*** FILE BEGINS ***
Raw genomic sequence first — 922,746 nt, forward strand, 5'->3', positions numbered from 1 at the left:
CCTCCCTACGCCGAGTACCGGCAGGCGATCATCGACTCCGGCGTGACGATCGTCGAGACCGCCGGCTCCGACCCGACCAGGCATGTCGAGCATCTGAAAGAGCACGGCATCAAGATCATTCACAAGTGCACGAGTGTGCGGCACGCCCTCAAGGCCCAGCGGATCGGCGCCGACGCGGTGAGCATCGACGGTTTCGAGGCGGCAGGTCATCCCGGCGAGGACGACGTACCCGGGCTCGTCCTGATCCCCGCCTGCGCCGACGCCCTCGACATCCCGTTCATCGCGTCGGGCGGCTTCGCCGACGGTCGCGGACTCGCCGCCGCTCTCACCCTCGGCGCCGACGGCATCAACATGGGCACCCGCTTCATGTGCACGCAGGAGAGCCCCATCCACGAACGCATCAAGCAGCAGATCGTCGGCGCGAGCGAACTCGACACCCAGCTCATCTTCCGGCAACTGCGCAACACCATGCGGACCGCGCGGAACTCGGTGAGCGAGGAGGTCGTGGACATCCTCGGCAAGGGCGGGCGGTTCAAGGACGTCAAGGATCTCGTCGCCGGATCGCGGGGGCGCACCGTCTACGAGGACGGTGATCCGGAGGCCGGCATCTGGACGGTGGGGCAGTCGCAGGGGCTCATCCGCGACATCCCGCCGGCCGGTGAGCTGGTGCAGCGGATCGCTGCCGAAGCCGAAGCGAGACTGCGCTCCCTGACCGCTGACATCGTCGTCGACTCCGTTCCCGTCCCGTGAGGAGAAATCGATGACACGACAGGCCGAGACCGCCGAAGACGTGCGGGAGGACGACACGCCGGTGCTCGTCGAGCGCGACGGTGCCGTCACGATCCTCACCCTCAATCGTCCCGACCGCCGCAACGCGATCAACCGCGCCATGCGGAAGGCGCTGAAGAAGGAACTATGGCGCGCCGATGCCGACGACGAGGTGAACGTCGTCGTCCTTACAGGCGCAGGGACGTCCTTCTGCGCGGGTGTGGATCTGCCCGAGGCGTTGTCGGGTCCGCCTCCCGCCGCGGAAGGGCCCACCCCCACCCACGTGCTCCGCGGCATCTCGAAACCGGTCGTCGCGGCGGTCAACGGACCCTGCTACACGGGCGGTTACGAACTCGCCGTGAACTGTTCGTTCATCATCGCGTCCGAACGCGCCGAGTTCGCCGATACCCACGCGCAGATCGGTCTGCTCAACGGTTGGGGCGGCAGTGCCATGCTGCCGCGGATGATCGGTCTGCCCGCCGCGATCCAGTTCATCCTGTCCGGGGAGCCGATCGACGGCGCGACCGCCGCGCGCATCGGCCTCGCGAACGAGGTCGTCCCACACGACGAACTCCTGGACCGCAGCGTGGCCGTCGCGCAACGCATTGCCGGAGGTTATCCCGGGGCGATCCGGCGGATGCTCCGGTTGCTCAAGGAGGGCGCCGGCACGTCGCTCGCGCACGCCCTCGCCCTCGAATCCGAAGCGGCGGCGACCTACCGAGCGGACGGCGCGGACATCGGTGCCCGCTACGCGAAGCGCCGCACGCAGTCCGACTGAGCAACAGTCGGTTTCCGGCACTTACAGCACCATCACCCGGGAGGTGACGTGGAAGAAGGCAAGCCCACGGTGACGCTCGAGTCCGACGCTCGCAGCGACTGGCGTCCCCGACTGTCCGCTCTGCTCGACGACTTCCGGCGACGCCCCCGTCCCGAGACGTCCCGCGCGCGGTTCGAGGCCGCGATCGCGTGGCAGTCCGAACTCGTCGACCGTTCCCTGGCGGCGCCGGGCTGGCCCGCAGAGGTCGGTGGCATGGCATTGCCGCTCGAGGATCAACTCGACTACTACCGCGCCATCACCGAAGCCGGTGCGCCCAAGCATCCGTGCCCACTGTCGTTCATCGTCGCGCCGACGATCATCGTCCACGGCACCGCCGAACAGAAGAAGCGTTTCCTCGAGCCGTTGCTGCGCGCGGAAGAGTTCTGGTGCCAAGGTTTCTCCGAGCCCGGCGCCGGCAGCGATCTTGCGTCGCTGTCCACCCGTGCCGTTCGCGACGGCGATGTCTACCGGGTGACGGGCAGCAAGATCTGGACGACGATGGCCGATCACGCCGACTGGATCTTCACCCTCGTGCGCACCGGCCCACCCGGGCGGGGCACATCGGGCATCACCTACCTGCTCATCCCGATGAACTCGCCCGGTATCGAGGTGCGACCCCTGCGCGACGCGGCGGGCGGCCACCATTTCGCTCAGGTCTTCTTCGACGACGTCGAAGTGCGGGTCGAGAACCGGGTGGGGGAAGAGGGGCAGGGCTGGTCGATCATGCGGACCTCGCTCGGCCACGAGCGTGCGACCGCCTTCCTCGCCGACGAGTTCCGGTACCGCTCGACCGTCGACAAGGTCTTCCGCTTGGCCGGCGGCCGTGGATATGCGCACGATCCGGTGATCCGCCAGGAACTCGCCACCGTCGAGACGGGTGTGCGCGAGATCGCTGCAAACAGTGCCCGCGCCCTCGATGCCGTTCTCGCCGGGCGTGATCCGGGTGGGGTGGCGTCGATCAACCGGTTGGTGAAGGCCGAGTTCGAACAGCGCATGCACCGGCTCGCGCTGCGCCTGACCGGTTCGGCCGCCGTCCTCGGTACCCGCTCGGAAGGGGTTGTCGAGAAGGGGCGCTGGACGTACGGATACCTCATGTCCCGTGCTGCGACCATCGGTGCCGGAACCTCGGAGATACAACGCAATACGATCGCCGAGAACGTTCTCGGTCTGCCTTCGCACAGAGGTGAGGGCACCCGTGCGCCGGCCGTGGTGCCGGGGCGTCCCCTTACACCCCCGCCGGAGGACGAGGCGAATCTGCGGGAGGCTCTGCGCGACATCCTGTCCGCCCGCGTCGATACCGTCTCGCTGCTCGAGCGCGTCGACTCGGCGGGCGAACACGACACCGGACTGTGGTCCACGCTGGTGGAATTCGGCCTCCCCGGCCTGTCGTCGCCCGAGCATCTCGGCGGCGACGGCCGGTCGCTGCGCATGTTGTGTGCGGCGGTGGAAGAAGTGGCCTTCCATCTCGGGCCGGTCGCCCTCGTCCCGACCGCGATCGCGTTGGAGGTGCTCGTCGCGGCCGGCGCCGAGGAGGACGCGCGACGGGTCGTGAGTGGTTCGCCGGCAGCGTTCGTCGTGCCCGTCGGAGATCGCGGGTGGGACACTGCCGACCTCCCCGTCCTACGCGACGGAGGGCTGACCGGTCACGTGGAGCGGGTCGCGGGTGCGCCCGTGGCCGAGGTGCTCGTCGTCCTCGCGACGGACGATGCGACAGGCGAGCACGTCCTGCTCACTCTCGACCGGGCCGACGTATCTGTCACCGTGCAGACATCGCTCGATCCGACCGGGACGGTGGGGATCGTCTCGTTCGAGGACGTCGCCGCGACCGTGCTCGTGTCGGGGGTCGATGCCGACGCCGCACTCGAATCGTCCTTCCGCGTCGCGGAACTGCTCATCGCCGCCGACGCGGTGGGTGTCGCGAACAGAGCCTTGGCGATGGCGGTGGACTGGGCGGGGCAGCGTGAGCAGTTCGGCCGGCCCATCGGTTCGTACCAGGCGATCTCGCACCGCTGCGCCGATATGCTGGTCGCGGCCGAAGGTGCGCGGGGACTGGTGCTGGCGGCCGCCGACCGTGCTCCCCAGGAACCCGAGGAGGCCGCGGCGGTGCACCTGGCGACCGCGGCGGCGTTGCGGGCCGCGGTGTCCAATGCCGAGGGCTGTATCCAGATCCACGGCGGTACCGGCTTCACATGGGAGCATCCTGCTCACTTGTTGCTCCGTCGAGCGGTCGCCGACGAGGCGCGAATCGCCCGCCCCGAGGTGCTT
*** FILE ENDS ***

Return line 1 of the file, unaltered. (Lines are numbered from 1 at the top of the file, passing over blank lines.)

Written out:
Raw genomic sequence first — 922,746 nt, forward strand, 5'->3', positions numbered from 1 at the left: